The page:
I was a good swimmer as a kid, but small and skinny, and I went from alert to panicky in a flash. Couple times a year somebody would have to pull me from the ocean. I got rescued on the north side of Santa Monica Pier once, which isn’t quite the same as getting rescued from a wading pool, but close. One morning during sixth grade, probably Christmas vacation, 1971, I peddled off to Venice Breakwater with my 5′ 4″ Russell twin-fin, and the surf was big. Legit double-overhead—to a grownup, that is; triple-overhead to me—and good, really good, the best I’d seen it, long clean tapered lefts smashing off the north end of the breakwater and running down the beach toward P.O.P. I was scared, but not frozen. My surfing over the last few months had jumped forward. That summer I’d been coming along nicely, well out of the beginner stage, but now suddenly I was a “hot kid”—the older guys said so.

A trough ran along the lee of the Breakwater, so I paddled out next to the rocks, timed it right when I got to the far end, and hit the lineup no problem. A few guys were out, not many, maybe 10. I knew most of them. The first wave I caught wasn’t much, but while paddling back out a bigger one slipped through, and I turned and caught it without thinking. In my 11-year-old way, I crushed it. I remember so clearly having this thought: a bigger wave is easier to ride than a small wave. Speed equals control. I paddled back out and sat, a bit inside the others, like I always do, and just rode the high. Possibly it was the best moment of my surfing life.

Five minutes later, a half-hour later, I don’t recall, but the biggest set of the day arrived. There I was, furthest inside. Never had a chance. Bailed under the first wave and felt my marine supply bungee-cord snap like an old rubber band, and along with my board went all that new confidence. Came up hyperventilating, and treaded water as the second wave loomed, broke, rolled forth, and dragged me into a violent zero-gravity underwater spin. Came up from that one gasping, wild-eyed, mewling. And there to my immediate right, huge and calm, was Allen Sarlo.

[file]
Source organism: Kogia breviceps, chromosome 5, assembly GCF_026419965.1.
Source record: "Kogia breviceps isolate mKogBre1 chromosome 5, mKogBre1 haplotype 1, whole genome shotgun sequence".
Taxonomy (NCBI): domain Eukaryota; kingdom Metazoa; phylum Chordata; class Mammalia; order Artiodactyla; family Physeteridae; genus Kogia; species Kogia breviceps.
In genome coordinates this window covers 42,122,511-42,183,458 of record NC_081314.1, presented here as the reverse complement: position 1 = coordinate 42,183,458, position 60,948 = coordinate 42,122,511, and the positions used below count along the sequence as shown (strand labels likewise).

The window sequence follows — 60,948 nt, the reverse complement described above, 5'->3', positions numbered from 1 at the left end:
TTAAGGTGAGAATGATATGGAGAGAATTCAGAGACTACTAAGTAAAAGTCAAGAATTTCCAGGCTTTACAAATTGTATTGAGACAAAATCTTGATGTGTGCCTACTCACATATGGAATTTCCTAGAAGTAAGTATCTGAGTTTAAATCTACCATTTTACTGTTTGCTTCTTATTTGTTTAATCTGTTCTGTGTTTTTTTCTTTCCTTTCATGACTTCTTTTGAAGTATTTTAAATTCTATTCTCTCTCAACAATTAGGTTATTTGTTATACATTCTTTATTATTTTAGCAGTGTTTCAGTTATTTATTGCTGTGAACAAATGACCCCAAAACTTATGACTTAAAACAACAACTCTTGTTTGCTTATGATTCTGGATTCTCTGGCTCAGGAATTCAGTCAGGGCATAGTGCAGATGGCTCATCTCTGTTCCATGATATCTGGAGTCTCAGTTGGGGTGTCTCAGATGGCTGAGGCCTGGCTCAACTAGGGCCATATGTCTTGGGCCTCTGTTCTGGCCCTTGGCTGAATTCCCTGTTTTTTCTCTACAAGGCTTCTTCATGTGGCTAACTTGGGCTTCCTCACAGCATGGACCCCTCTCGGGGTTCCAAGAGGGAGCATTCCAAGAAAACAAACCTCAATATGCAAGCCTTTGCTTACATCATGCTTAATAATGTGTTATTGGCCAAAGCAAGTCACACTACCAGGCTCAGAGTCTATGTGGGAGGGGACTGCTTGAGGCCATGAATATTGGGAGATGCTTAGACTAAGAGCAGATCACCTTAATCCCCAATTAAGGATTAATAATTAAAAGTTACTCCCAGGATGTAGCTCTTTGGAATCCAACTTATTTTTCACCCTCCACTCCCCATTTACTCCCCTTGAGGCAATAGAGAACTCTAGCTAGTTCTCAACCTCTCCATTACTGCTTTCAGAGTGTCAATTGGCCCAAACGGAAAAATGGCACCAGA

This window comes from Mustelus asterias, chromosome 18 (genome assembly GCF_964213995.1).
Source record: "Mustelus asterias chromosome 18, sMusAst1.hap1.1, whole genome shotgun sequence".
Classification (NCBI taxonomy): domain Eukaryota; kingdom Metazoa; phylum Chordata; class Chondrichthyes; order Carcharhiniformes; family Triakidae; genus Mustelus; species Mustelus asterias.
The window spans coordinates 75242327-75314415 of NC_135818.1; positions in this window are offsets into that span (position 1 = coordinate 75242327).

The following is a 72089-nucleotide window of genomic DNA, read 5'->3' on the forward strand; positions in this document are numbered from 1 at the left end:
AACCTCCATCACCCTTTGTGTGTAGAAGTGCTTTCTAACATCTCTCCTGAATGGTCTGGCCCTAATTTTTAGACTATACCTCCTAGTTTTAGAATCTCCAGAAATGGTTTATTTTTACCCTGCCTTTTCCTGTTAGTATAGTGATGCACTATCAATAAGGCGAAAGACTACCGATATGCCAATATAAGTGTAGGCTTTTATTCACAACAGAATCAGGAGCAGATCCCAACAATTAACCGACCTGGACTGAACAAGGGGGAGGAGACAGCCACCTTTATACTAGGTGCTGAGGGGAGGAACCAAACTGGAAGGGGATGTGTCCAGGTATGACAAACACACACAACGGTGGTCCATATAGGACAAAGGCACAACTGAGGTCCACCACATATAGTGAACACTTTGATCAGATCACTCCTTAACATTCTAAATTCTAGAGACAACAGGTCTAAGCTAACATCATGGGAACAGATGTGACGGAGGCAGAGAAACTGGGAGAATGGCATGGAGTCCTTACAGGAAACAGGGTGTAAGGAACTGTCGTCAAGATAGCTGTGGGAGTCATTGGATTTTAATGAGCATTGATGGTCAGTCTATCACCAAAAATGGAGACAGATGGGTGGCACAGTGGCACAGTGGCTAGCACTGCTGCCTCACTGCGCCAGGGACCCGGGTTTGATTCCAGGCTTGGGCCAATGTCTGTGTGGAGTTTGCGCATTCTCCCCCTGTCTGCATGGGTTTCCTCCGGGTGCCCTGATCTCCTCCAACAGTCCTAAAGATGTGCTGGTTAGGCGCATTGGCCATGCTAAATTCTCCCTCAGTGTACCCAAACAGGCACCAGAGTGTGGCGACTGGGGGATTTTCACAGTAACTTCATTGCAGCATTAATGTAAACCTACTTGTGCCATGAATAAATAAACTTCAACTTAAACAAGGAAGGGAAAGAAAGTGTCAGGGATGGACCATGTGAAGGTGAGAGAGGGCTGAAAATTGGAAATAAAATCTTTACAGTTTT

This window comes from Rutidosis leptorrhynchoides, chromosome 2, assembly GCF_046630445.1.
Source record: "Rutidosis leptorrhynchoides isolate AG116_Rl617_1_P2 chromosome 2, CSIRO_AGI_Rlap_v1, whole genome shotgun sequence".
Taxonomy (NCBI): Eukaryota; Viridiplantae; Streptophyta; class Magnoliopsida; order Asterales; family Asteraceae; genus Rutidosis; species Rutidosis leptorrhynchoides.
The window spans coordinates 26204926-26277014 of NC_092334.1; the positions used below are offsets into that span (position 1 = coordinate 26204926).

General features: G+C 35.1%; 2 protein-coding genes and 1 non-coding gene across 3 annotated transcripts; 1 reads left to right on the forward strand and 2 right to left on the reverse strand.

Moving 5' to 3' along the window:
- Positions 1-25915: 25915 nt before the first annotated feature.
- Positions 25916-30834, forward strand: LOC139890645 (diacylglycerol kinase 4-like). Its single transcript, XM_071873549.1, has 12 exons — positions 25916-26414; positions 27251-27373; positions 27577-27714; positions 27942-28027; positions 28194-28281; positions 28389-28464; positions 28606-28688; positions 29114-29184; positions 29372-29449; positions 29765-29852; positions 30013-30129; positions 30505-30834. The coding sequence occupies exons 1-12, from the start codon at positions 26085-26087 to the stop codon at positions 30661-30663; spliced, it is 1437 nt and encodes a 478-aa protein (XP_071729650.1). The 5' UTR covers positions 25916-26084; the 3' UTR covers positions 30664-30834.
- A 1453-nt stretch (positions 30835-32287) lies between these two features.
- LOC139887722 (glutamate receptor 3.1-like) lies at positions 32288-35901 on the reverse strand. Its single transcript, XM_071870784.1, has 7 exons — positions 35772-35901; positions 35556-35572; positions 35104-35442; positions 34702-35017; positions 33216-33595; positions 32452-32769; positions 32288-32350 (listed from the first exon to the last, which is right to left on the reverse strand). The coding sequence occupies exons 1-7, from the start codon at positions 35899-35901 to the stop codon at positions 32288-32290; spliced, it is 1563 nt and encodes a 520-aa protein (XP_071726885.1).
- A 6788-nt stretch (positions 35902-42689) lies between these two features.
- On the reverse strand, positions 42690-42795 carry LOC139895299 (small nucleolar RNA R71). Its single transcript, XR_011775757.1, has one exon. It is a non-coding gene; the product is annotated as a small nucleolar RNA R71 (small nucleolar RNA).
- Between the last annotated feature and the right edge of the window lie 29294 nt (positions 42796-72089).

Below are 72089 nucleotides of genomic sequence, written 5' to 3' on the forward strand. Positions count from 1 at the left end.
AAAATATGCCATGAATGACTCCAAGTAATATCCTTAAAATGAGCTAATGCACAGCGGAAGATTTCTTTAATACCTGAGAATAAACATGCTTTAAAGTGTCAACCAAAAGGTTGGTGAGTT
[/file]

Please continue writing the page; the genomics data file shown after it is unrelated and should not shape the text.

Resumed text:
Allen was in 8th grade. Already an excellent surfer, and already looking like a cartoon thug, with huge arms, thighs, neck, and shoulders, a broad nose and brow, and full mustache. He kept his board in our basement. Had a crush on my mom. “Your mom is super cute,” he’d say, which she was. “And really cool.” Nothing pervy. I liked Allen.

Allen put his hands around my tiny waist as the third wave in the set rumbled forth, said “Take a deep breath,” and pulled us both under water. The wave churned overhead. We swayed a bit, but there were no flips or somersaults. Four or five seconds later we popped up on the other side. Another wave. Same thing. Hands around my waist, down, noise and a little shaking, then back to the surface. The set was over. “You okay?” Allen asked. I nodded. We both swam to the beach.

My big-wave program never really recovered. I grew, but remained slender. I would never be able to anchor myself underwater like a gun emplacement, the way Allen did. I would always be freaked about getting caught inside. Years later, in San Francisco, I wiped out on plenty of good-sized waves, and it never bothered me—even the violent ones. My blood was up in those situations. If I had the courage to push into a big wave—usually I didn’t—than I was already ahead, I’d already won, the accomplishment was in pocket,  I’d proven something to myself. Better to make the wave, sure, but wiping out never erased the achievement of taking off in the first place.

Getting caught inside? Whole different can of worms. I dreaded it, dreamed about it, built it up, navigated against it. I never got that fear under control.

Although one thing helped. At some point, maybe halfway through my 20-year run at Ocean Beach, I figured out that if, while getting caught inside, I orient myself to the beach instead of to the far side of the set—if I actually turned and faced the shore when the wave was looming and basically put an X on the beach as my new destination—the experience was a lot easier. The beat-down was still awful, but the motion itself had a kind of purpose now, in that it was taking me closer to where I wanted to be. Part of the mind-fuck all those years was that I was projecting to the far side of the set. That was safety. And that was not going to happen—so let the panic begin. Look to the beach instead. Home, Poseidon.

  • Jmac